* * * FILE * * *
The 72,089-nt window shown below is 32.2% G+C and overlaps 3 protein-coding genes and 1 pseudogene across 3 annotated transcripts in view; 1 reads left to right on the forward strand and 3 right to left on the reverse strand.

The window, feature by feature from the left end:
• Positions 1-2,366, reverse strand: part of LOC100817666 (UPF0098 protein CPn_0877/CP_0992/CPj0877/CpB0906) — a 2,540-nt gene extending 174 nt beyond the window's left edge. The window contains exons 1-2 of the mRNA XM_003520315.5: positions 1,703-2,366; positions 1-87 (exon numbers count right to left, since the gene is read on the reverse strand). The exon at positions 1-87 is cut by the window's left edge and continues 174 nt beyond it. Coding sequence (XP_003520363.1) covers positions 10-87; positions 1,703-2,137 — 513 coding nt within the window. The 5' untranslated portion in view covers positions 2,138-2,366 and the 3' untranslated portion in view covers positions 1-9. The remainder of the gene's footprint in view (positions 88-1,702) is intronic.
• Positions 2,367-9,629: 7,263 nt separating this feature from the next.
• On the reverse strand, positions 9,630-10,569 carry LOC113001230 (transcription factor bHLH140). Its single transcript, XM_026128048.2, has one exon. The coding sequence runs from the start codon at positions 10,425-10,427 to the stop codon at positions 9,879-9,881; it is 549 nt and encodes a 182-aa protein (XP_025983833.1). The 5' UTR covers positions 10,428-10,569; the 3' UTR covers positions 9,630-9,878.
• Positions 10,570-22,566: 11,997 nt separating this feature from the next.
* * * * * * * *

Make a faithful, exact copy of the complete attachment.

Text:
The 72,089-nt window shown below is 32.2% G+C and overlaps 3 protein-coding genes and 1 pseudogene across 3 annotated transcripts in view; 1 reads left to right on the forward strand and 3 right to left on the reverse strand.

The window, feature by feature from the left end:
• Positions 1-2,366, reverse strand: part of LOC100817666 (UPF0098 protein CPn_0877/CP_0992/CPj0877/CpB0906) — a 2,540-nt gene extending 174 nt beyond the window's left edge. The window contains exons 1-2 of the mRNA XM_003520315.5: positions 1,703-2,366; positions 1-87 (exon numbers count right to left, since the gene is read on the reverse strand). The exon at positions 1-87 is cut by the window's left edge and continues 174 nt beyond it. Coding sequence (XP_003520363.1) covers positions 10-87; positions 1,703-2,137 — 513 coding nt within the window. The 5' untranslated portion in view covers positions 2,138-2,366 and the 3' untranslated portion in view covers positions 1-9. The remainder of the gene's footprint in view (positions 88-1,702) is intronic.
• Positions 2,367-9,629: 7,263 nt separating this feature from the next.
• On the reverse strand, positions 9,630-10,569 carry LOC113001230 (transcription factor bHLH140). Its single transcript, XM_026128048.2, has one exon. The coding sequence runs from the start codon at positions 10,425-10,427 to the stop codon at positions 9,879-9,881; it is 549 nt and encodes a 182-aa protein (XP_025983833.1). The 5' UTR covers positions 10,428-10,569; the 3' UTR covers positions 9,630-9,878.
• Positions 10,570-22,566: 11,997 nt separating this feature from the next.